I have been reading a different philosophical bent on the housing market of late, and it just plain makes me mad. No, it’s not about volume or pricing or foreclosures; it’s what some people have been saying about housing in America.
I’ve read that some of these pundits believe the worth of the home purchase isn’t what it once was, and may never be a valuable asset. I’ve read that, in an uncertain economy, these brainiacs think buying a house is too much of an anchor on an individual or families mobility. Not a long term valuable assets? Too much of an anchor? What in the heck are these folks smoking? Are they nuts?!
These “chicken littles” are the same “sky is falling” addicts that would have you believe that:
1)The millions of folks that came here to settle America had no interest in private property ownership,
2)A home or piece of land they could own was not only worthless but also not a primary reason for their migration here away from home and family,
3) The millions of new citizens that continue to come here from every part of the world work and slave so they can…what?… raise their kids in a palatial rental?
Give me a break! Owning a home of their own, maybe not for some, but for the vast majority has been a benchmark of success and stability in their lives and that of their children as well.
Let me tell you a story about the real value of homeownership. My dad met my mom and they always had the dream of owning their own home. He bought my mom the home of her dreams as a gift of his love with the belief that it was better to pay off something that he owned with his wife and raise his kids there than to rent.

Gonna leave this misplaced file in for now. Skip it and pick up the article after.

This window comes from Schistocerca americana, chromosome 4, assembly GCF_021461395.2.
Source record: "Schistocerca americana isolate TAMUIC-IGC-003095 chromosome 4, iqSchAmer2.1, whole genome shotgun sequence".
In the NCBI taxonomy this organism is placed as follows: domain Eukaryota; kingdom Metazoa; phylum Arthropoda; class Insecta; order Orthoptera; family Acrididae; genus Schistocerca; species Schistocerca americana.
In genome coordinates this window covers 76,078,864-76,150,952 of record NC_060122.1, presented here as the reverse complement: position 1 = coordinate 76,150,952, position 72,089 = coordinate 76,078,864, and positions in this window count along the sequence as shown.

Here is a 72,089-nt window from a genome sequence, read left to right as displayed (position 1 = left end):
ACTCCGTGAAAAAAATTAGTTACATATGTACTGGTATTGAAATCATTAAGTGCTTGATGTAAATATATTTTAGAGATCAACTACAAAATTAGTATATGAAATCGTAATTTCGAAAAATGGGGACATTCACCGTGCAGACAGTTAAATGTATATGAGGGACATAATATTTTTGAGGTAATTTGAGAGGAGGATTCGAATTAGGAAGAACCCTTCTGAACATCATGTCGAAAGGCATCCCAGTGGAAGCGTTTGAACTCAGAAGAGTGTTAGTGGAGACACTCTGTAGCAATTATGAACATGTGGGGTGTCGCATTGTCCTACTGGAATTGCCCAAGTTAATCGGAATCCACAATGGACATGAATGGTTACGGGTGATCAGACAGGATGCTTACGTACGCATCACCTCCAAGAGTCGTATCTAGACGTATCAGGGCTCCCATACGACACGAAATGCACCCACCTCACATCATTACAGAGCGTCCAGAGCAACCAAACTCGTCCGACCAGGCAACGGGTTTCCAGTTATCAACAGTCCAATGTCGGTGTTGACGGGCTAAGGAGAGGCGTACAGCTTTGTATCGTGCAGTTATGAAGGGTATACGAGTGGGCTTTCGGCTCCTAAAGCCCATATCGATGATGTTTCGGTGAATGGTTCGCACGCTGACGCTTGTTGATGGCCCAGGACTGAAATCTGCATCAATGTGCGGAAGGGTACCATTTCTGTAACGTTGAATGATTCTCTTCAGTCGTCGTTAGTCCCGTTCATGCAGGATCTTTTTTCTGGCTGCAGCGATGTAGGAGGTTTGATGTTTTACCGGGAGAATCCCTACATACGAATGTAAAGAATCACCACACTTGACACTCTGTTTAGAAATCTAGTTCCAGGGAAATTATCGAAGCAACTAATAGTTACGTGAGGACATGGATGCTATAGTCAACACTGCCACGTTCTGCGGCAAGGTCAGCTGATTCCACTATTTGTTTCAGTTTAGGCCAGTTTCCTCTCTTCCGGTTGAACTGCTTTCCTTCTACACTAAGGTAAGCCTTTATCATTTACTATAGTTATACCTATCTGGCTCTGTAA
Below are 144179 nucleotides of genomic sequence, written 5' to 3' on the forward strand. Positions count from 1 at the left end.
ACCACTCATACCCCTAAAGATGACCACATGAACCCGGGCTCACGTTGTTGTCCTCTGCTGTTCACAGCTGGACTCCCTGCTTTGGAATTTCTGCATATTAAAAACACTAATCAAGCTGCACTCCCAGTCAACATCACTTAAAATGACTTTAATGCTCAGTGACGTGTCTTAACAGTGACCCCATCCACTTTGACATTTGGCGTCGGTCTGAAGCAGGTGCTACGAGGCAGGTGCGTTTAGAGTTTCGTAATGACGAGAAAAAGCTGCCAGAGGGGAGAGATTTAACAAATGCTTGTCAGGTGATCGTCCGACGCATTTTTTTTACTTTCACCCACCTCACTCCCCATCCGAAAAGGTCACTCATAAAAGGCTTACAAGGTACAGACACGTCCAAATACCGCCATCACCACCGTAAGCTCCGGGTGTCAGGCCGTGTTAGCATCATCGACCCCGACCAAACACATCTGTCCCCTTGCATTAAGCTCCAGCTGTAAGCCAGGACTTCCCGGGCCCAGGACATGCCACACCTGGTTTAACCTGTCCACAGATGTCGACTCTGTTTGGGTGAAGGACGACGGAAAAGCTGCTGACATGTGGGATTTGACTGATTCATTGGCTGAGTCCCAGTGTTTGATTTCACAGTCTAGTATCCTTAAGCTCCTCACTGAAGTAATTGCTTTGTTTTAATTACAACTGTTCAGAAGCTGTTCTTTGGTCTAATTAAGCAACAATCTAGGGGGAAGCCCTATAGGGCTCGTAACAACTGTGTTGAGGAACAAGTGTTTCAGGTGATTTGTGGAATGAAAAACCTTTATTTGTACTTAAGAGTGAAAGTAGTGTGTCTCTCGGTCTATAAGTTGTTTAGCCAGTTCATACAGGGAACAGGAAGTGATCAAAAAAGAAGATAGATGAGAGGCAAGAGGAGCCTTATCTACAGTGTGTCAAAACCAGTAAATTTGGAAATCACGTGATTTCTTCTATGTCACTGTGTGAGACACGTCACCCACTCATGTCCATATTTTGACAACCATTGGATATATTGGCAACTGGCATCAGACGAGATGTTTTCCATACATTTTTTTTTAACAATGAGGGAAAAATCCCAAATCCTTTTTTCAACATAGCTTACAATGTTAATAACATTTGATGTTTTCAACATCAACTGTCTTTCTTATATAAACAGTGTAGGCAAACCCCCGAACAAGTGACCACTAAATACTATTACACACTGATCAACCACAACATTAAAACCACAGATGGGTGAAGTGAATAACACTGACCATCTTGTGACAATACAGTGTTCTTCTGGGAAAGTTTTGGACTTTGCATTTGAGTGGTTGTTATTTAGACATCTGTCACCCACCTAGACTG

That home was purchased in the 1960s for $16,000, with a few hundred dollars down, an FHA-backed loan, and an interest rate of 5 percent. The real value today is about $275,000. You do the math on an investment of a few hundred dollars and tell me if housing isn’t worth the risk.
In spite of everything that housing has gone through the past couple of years – and I’ll admit it’s been a tough time – housing still remains the best way to build long-term wealth. Nothing else compares. Doesn’t even come close.
Yep, we take a risk when we buy home. But I’ll bet you a dollar to a donut that the risk remains one of the best ones you’ll ever take in your life. There is good risk and bad risk. Bad risk is unintelligent investment, banking on unrealistic expectations bolstered by uncertain outcomes. Good risk is knowing as much about the investment as possible, consulting with folks who commit to your intelligent purchase. When you are working with an experienced REALTOR® who can identify the pitfalls and the multiple future benefits, housing becomes as good a risk you can take.
There are so many other values housing provides. It’s not just the peace of mind offered by owning something that is yours, but also can provide the foundation on which your life will be built. When my Dad bought my Mom that house, it created their home, and it built their life, mine and my sister’s too. – Moe Veissi, 2010 NAR First Vice President